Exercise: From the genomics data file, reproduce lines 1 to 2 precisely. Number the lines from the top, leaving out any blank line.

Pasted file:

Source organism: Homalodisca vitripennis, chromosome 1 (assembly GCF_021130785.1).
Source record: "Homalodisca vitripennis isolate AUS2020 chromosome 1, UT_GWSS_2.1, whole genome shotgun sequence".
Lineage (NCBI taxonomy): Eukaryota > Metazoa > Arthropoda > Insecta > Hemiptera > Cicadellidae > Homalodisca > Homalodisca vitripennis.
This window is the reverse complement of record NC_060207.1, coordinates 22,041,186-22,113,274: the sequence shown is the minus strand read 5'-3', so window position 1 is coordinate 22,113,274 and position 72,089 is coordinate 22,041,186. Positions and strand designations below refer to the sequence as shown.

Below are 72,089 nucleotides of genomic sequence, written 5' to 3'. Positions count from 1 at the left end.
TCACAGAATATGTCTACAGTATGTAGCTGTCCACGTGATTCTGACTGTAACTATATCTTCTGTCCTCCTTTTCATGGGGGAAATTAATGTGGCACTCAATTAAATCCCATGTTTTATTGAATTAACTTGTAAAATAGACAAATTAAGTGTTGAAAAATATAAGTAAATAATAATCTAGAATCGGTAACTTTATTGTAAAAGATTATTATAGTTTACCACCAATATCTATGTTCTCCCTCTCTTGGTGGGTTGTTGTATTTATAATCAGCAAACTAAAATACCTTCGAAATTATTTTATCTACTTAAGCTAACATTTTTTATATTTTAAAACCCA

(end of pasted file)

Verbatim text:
Source organism: Homalodisca vitripennis, chromosome 1 (assembly GCF_021130785.1).
Source record: "Homalodisca vitripennis isolate AUS2020 chromosome 1, UT_GWSS_2.1, whole genome shotgun sequence".